Archive: September, 2012
Monday and Tuesday could see a burst of last-minute legal activity as Pennsylvania’s Supreme Court decides whether to affirm or reverse Friday’s ruling staying Wednesday’s scheduled execution of condemned Philadelphia killer Terrance Williams.
Legally, as of now Williams’ death sentence for the 1984 murder of Amos Norwood, 56, is on hold. But that could change in an instant if the state’s high court reverses the stay by Philadelphia Common Pleas Court Judge M. Teresa Sarmina.
The Philadelphia District Attorney’s office filed the emergency motion with the Supreme Court hours after Sarmina’s ruling but since then, according to the court’s website, nothing: no orders for the filing of legal briefs, scheduling of a hearing, response of any kind.
Ten days -- that’s how much time Terrance “Terry” Williams has left before his Oct. 3 execution by lethal injection and Monday may be the most important of those days.
Monday will be the final day of testimony on a motion for an emergency stay of execution before Philadelphia Common Pleas Court Judge M. Teresa Sarmina. And Williams’ fate arguably rests in the ability of his admitted accomplice in the June, 11, 1984 murder of Amos Norwood to convince Sarmina that Williams killed in a rage over sexual abuse by Norwood and not in the robbery that convinced a jury to sentence him to death.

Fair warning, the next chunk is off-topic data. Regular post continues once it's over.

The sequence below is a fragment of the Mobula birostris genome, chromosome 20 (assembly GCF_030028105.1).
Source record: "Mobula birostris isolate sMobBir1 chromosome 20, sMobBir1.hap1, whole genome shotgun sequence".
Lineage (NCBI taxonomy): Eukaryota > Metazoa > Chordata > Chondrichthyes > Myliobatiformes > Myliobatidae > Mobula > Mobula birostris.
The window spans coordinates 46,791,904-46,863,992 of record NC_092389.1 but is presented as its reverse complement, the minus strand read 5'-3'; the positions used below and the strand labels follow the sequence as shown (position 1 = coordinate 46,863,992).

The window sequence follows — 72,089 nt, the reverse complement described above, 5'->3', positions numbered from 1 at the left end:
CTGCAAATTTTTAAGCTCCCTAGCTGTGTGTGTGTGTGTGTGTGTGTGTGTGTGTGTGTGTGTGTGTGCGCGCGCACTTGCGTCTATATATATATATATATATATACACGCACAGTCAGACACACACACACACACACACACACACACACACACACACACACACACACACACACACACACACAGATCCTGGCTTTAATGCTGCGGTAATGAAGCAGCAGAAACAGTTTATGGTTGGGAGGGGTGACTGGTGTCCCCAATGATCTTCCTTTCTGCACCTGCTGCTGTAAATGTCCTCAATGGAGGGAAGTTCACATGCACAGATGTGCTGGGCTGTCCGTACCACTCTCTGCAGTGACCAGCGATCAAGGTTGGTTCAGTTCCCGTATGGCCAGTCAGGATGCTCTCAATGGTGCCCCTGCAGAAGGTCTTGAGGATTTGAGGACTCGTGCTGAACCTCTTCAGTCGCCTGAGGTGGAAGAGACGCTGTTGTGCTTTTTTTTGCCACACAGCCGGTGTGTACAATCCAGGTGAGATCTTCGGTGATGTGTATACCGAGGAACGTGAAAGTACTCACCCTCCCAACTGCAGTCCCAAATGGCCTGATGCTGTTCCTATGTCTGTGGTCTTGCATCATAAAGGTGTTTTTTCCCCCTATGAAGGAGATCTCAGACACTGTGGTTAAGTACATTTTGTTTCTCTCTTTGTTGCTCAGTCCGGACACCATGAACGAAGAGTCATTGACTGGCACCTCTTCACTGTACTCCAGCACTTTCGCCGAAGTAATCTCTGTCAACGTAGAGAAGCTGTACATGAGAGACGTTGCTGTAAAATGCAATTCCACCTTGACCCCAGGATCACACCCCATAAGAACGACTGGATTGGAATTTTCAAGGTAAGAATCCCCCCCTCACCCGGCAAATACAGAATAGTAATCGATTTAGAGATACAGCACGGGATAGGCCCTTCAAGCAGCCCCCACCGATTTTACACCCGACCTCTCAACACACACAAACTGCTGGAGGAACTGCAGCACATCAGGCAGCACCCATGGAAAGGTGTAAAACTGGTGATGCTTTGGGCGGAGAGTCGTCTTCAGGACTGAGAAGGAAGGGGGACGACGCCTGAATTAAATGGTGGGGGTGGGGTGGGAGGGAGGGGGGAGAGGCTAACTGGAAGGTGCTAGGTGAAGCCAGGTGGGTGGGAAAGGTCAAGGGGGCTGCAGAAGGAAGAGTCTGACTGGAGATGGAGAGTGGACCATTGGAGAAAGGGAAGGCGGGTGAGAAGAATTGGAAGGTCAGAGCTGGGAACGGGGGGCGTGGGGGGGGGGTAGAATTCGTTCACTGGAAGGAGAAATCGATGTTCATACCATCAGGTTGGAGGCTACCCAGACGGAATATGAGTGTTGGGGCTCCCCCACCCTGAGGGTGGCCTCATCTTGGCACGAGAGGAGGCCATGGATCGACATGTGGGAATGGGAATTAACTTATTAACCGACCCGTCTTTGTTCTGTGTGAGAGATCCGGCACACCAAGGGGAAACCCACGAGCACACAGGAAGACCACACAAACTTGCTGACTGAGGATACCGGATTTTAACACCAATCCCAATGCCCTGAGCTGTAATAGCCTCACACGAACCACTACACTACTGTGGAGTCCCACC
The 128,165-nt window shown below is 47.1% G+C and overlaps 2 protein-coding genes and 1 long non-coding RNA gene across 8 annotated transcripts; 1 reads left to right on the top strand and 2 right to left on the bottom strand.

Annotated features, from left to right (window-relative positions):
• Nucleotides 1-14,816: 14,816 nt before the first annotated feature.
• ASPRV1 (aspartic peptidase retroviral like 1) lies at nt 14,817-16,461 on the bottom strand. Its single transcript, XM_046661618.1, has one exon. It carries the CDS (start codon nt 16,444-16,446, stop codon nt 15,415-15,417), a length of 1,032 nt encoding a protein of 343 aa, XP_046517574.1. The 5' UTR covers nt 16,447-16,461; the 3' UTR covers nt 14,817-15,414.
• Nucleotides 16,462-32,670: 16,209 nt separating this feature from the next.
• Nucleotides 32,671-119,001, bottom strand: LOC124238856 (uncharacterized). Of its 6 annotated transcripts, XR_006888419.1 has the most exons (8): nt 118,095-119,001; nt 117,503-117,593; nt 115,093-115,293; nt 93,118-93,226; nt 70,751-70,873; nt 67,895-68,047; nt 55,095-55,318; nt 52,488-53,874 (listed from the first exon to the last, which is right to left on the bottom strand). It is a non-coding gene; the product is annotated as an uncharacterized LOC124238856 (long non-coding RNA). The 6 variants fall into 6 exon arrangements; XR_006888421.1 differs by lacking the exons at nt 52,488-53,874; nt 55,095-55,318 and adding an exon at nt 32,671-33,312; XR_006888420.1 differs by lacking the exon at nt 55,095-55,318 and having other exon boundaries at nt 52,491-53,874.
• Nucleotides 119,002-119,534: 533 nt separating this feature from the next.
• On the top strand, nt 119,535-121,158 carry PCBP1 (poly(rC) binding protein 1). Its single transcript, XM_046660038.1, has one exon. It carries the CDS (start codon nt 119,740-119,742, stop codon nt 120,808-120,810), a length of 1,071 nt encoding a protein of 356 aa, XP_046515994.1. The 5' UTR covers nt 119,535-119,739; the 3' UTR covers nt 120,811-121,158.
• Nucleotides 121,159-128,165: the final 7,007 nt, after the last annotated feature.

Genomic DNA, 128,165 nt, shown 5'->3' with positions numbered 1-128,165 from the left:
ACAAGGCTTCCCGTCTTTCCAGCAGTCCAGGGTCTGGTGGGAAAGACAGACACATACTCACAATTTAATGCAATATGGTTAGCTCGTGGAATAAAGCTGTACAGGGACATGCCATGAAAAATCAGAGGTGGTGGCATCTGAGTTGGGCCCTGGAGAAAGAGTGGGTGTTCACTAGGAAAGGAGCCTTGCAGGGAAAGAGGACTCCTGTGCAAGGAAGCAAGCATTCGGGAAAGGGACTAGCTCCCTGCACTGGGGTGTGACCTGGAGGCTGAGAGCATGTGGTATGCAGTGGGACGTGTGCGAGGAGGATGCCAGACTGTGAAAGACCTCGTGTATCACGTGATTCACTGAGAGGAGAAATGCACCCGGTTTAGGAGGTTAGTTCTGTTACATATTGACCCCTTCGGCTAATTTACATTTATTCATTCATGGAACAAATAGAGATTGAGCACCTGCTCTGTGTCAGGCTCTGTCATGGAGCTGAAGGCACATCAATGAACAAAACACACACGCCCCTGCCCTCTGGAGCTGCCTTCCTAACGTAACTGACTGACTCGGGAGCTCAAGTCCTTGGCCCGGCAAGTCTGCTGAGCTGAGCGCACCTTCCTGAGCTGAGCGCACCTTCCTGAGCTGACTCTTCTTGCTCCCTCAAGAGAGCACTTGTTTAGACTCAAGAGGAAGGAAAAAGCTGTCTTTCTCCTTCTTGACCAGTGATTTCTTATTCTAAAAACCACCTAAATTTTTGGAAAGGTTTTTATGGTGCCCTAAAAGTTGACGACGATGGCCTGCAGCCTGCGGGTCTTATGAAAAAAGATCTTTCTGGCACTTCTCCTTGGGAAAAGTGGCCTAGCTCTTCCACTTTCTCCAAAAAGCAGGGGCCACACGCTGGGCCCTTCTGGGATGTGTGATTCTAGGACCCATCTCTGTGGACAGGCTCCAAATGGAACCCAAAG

Williams’ team of lawyers have argued that Williams’ immaturity at the time of the Norwood killing – just three months past 18, the minimum age for execution in the United States – and the alleged suppression of a history of sexual abuse by Norwood and others -- would have convinced the jury to sentence him to life in prison instead of death.
Publicly, the new Philadelphia judge assigned to preside over the trial of the Rev. Charles Engelhardt and former parochial school teacher Bernard Shero – charged with sexually assaulting the same 10-year-old altar boy in 1998 and 1999 – told lawyers on Friday that the trial would start Oct. 22 and that was a “date certain.”
That’s legal jargon for drop-dead, take-it-to-the-bank, be-there-or-be-in-handcuffs certain.
And it was. For almost two hours.
For a reporter, it wasn’t hard to choose which of the 160-plus people to focus on who signed in support of Thursday’s petition seeking clemency for condemned killer Terrance “Terry” Williams.
Williams, 46, is scheduled to be executed by lethal injection on Oct. 3.
After all, how many times do you see a compelling plea for the life of a killer by the widow of the man he brutally beat to death and then set the corpse on fire?